The Labor Party's leadership contender MK Isaac Herzog yesterday sought to draw a line under the controversial comments attributed to him about Amir Peretz, also criticizing Haaretz for its coverage of the WikiLeaks-inspired affair.

Herzog was forced to explain problematic statements attributed to him in leaked American diplomatic cables, released by WikiLeaks and published by Haaretz last week.

After Amir Peretz had been elected as Labor leader in 2005, Herzog allegedly said that voters perceived him as "aggressive, inexperienced and Moroccan." Seeking to calm the fears of an American diplomat, Herzog explained that the rest of the party's Knesset list for the 2006 elections was Ashkenazi enough to balance out Peretz's Moroccan origins.

Yesterday, Herzog was quoted as telling the American ambassador that Peretz's campaign promise to appoint an Arab minister was damaging the Labor party and that the Russian public would support Kadima and Ariel Sharon because they "prefer Ashkenazi leaders."

"There is nothing new in the latest report," Herzog said yesterday, defending his position. "The [WikiLeaks] comments describe polls and analysis published at the time. It's a pity Haaretz did not choose to make such headlines out of my statements and actions to eliminate poverty in Israel when I was Social Affairs Minister."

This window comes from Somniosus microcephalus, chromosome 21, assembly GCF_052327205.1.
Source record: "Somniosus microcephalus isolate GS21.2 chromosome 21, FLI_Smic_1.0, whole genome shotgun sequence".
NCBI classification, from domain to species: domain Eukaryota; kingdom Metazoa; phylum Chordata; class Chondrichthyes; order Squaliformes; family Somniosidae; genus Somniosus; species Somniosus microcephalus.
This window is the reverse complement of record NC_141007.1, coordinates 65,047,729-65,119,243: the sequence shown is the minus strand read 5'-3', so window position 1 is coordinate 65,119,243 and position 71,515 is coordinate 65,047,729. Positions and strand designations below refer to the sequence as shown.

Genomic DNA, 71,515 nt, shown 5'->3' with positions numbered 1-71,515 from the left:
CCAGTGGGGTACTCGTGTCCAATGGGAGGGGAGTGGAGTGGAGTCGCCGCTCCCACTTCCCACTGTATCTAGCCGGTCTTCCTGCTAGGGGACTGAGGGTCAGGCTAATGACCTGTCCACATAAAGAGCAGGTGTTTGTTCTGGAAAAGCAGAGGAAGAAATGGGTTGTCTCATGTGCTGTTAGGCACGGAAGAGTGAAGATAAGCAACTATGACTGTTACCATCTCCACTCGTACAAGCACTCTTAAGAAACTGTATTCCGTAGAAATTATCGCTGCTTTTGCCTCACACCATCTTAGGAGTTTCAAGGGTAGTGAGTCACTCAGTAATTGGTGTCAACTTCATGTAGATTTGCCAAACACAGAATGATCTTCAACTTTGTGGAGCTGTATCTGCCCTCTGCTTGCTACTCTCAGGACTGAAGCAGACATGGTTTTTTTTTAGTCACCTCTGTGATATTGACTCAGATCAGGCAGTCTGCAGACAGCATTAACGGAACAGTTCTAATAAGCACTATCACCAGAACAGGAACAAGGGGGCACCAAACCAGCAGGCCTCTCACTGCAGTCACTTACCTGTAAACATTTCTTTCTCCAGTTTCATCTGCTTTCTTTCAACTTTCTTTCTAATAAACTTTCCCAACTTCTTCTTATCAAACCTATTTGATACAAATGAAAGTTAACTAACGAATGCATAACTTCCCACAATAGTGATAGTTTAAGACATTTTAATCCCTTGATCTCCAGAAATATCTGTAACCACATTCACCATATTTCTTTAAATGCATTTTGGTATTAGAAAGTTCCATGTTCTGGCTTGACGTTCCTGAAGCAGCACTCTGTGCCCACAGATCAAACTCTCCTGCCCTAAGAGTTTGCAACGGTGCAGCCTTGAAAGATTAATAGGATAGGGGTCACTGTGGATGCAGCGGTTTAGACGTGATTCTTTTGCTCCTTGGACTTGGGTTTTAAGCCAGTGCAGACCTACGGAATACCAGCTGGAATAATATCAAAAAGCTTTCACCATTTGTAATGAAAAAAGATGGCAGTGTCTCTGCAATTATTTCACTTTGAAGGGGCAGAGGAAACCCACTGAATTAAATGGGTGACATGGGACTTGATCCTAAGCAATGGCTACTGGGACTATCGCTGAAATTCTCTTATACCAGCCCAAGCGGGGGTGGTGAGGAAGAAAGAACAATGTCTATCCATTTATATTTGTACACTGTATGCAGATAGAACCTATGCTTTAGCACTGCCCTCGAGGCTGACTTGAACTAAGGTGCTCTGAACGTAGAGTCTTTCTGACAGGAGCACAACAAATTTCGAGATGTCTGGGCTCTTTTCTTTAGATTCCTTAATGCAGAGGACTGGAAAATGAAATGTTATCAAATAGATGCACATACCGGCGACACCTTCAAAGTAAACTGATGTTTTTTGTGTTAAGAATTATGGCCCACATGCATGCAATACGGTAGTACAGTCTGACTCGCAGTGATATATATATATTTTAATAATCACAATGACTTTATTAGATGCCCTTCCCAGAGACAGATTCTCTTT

Along with MK Shelly Yachimovitch, Herzog is one of the two chief contenders for the leadership of the Labor party. Amir Peretz announced his candidacy last week but is lagging behind both Herzog and Yachimovitch in the polls.

Ever since resigning as Social Affairs Minister in January, following the Labor party split, Herzog has been busy with his leadership bid. He is seen as one of the party's most popular MKs.

However, the reports of his frank conversations with the Americans have created a new front for Herzog mid-campaign, and may well affect the results of the race. He has taken damage limitation action, including meeting Peretz and telling him his version of events. Peretz said after the meeting that the issue was over and done with.